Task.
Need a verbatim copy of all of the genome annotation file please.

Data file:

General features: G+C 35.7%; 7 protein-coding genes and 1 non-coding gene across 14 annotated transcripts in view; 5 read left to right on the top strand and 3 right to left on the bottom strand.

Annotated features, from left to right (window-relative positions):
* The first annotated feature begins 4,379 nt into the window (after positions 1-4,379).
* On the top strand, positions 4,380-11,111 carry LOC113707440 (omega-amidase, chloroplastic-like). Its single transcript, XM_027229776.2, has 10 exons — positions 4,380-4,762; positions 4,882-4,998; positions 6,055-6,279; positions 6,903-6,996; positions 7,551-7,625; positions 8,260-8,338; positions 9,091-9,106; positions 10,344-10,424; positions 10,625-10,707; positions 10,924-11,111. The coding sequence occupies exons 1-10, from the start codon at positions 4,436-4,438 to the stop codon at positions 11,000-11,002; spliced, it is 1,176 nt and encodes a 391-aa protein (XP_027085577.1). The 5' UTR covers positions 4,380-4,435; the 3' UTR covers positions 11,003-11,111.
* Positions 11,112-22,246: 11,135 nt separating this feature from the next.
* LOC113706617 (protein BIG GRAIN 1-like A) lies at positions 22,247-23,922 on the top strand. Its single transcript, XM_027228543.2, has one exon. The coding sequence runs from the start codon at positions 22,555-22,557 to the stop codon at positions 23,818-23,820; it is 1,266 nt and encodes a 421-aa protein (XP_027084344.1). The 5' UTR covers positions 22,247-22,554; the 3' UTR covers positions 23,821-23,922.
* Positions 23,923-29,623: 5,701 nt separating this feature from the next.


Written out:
General features: G+C 35.7%; 7 protein-coding genes and 1 non-coding gene across 14 annotated transcripts in view; 5 read left to right on the top strand and 3 right to left on the bottom strand.

Annotated features, from left to right (window-relative positions):
* The first annotated feature begins 4,379 nt into the window (after positions 1-4,379).
* On the top strand, positions 4,380-11,111 carry LOC113707440 (omega-amidase, chloroplastic-like). Its single transcript, XM_027229776.2, has 10 exons — positions 4,380-4,762; positions 4,882-4,998; positions 6,055-6,279; positions 6,903-6,996; positions 7,551-7,625; positions 8,260-8,338; positions 9,091-9,106; positions 10,344-10,424; positions 10,625-10,707; positions 10,924-11,111. The coding sequence occupies exons 1-10, from the start codon at positions 4,436-4,438 to the stop codon at positions 11,000-11,002; spliced, it is 1,176 nt and encodes a 391-aa protein (XP_027085577.1). The 5' UTR covers positions 4,380-4,435; the 3' UTR covers positions 11,003-11,111.
* Positions 11,112-22,246: 11,135 nt separating this feature from the next.
* LOC113706617 (protein BIG GRAIN 1-like A) lies at positions 22,247-23,922 on the top strand. Its single transcript, XM_027228543.2, has one exon. The coding sequence runs from the start codon at positions 22,555-22,557 to the stop codon at positions 23,818-23,820; it is 1,266 nt and encodes a 421-aa protein (XP_027084344.1). The 5' UTR covers positions 22,247-22,554; the 3' UTR covers positions 23,821-23,922.
* Positions 23,923-29,623: 5,701 nt separating this feature from the next.